Capitalisation factors for group life insurance explained

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Chris Morgan has 12 years working in the group protection industry so knows a thing or two about group insurance. Here he explains what capitalisation factors are, how they’re used and the AIG way.

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Author: Chris Morgan, Head of Group Distribution, Group Protection.


What are capitalisation factors?

A calculation used by insurance companies to work out how much money to set aside to pay a death in service pension for the lifetime of the beneficiary. This amount is known as the reserve and is a multiple of the pension insured. The multiple used is called the capitalisation factor.

How is a capitalisation factor calculated?

Capitalisation factors are calculated by actuaries. They take into account three things:

  • The expected length of payment of the pension
  • The escalation rate (an increase in the pension in line with agreed factors, such as inflation) specified when the policy was set up
  • Long-term interest rates.

As capitalisation factors depend on the length of payment of the pension, they will vary by age and sex. For ease, insurers will usually select one capitalisation factor per escalation rate across the whole group life policy.

Interest rates

Long term interest rates change over time, so it’s expected that capitalisation factors will also vary. Generally, when interest rates go down, insurers have to increase their reserves. That’s because with a lower interest rate, an insurer’s reserves take longer to accumulate interest. So lower interest rates generally mean higher capitalisation factors.

Since the financial crisis in 2008, long-term interest rates have reduced and have stayed low. As a result, there have been increases in capitalisation factors set by insurers in the group protection market.

AIG’s approach to capitalisation factors

Capitalisation factors will vary depending on the insurer. Here at AIG, we use two sets of capitalisation factors:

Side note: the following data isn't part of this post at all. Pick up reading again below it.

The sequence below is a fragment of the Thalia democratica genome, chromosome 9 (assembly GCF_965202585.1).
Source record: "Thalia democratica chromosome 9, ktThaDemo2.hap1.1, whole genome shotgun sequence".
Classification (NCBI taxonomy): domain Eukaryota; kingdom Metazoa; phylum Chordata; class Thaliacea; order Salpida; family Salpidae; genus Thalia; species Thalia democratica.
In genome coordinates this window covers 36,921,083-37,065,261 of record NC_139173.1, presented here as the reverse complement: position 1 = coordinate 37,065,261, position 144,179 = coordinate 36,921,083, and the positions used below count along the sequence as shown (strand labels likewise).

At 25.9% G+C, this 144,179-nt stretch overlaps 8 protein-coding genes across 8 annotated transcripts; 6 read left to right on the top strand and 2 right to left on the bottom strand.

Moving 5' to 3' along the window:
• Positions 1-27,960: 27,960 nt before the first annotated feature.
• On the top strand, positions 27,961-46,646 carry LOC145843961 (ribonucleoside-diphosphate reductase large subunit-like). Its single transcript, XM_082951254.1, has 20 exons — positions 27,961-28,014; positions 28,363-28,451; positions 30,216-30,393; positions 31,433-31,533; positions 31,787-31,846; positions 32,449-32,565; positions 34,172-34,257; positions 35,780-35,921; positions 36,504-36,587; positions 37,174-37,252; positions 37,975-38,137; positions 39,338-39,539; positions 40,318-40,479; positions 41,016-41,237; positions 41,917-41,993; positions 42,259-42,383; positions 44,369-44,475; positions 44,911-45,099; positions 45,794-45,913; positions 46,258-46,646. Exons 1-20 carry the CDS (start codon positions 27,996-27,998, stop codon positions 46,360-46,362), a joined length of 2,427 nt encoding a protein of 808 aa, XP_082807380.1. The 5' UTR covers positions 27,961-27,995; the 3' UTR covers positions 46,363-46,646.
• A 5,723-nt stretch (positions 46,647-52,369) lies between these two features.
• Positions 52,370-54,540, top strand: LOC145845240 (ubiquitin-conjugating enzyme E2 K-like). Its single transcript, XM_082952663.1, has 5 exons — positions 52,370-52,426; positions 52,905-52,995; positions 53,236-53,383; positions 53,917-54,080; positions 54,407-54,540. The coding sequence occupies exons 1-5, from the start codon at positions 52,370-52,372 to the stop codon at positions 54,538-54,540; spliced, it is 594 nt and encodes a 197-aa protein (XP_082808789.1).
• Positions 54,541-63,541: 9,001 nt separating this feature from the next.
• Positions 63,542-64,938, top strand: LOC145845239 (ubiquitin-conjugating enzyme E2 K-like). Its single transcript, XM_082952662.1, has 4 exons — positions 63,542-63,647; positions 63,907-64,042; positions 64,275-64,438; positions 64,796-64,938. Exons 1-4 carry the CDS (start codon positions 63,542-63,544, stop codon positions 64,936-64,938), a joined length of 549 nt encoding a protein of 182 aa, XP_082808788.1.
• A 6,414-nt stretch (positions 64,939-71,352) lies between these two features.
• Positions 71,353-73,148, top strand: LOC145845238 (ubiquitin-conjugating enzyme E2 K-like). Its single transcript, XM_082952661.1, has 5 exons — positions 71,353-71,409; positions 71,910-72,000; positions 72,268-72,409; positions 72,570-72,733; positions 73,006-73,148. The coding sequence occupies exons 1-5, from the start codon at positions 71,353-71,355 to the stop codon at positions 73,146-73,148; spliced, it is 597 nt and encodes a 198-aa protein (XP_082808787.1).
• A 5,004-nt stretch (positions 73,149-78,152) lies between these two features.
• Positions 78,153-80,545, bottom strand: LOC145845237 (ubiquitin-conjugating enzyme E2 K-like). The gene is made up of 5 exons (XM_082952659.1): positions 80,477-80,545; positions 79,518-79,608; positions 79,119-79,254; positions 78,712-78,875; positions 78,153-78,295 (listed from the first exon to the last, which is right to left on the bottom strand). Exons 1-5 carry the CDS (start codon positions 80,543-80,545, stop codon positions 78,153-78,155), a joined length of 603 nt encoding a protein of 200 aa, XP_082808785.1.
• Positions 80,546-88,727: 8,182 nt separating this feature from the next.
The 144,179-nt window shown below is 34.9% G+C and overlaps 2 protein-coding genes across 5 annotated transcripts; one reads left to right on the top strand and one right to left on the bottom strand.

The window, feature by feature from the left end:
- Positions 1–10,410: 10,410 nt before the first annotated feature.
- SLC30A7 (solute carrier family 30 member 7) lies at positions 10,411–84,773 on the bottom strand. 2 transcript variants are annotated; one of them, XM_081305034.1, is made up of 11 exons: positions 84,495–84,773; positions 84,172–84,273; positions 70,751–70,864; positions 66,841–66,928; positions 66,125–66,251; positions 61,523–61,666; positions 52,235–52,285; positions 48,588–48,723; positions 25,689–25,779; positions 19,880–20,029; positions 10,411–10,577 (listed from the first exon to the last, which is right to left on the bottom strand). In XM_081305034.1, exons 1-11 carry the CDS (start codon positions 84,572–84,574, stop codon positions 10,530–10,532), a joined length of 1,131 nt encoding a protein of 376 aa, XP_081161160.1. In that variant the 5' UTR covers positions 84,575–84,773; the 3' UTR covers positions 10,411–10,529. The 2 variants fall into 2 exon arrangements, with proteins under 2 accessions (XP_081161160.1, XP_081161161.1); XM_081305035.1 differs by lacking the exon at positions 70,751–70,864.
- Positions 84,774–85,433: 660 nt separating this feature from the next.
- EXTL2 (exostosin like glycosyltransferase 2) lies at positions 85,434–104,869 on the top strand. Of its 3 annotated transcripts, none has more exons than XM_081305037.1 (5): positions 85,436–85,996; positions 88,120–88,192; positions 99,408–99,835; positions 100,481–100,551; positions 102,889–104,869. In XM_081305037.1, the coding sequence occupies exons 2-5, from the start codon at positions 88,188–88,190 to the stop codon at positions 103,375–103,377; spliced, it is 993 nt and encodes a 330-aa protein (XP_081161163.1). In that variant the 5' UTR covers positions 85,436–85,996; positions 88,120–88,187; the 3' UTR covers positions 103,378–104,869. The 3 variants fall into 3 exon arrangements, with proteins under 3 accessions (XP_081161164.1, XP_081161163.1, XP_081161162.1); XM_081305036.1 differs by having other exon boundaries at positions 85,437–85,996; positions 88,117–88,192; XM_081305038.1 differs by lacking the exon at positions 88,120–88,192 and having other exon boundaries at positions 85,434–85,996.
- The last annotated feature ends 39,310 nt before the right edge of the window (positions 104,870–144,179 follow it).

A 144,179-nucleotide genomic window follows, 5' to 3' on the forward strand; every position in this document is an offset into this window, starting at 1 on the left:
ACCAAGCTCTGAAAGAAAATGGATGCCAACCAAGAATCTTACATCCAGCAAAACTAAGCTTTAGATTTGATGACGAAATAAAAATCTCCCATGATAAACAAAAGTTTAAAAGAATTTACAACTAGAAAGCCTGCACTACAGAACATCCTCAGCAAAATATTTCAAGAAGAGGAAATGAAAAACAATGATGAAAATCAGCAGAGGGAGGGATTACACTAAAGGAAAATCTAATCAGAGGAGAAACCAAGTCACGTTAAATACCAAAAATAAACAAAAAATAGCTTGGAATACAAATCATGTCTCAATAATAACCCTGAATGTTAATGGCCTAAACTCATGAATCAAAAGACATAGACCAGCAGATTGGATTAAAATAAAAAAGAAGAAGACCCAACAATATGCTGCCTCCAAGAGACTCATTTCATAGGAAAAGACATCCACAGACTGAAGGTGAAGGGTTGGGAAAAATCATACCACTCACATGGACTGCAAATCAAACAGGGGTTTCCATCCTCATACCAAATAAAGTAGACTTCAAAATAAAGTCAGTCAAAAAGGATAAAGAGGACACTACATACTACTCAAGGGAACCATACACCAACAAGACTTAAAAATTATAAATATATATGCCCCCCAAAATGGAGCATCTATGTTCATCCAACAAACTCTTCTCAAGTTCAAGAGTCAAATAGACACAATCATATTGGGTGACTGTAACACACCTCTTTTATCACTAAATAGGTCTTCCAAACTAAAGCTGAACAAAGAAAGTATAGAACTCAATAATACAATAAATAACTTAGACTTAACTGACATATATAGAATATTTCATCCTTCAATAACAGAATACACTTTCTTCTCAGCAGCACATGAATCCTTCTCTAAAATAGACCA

• One to calculate the capitalised benefit for event limit purposes and
  • One to calculate the capitalised benefit for individual assessment purposes.

The event limit capitalisation factor will be the higher factor of the two and is the one that reflects the ‘true cost’ of the pension and we need this to understand our liabilities properly. However, if we used the event limit capitalisation factor to calculate if a member’s benefit exceeds the automatic acceptance limit (AAL), it would result in us individually assessing a relatively large number of employees.

Group protection insurers are keen to reduce the number of employees who need individual assessment, as this can be expensive and time consuming, so we use individual assessment capitalisation factors (which are lower than the event limit capitalisation factors) for this calculation. For individual assessment, the purpose of having a capitalised benefit is to see which cover exceeds the AAL. This helps us to identify employees with high benefits, or disproportionately high benefits, in comparison to other members in the policy, otherwise known as peak risks.

Individual assessment

Insurers use the capitalised value of the pension to calculate a benefit. The capitalised value of the pension is the sum of the pension insured multiplied by the capitalisation factor.

By doing this, we can see if a member is over the AAL – the AAL is expressed as a benefit figure (and not a pension figure). For a death in service pension policy, the calculation to identify if a member’s total benefit exceeds the AAL is: salary x benefit basis x capitalisation factor.

The higher the escalation, and therefore the capitalisation factor, the more likely the benefit is to exceed the AAL.

Say the selected basis was 50% of salary and an employee had a salary of £50,000. The DISP benefit would be £25,000.  If the escalation rate was 3% we would use a capitalisation factor of 30, but if the escalation was 5% we would use a capitalisation factor of 46.

The total benefit, if the escalation is 3%, would be £25,000 x 30 = £750,000

The total benefit, if the escalation is 5%, would be £25,000 x 46 = £1,150,000

So if the AAL is £1,000,000 there would be no need for individual assessment if the escalation is 3%, however if the escalation is 5% then £150,000 would need to be individually assessed.

Get in touch

If you’d like to talk to one of our team get in touch with us today by emailing or calling us on 020 3003 6262. Or visit our website to find out more about our group life product.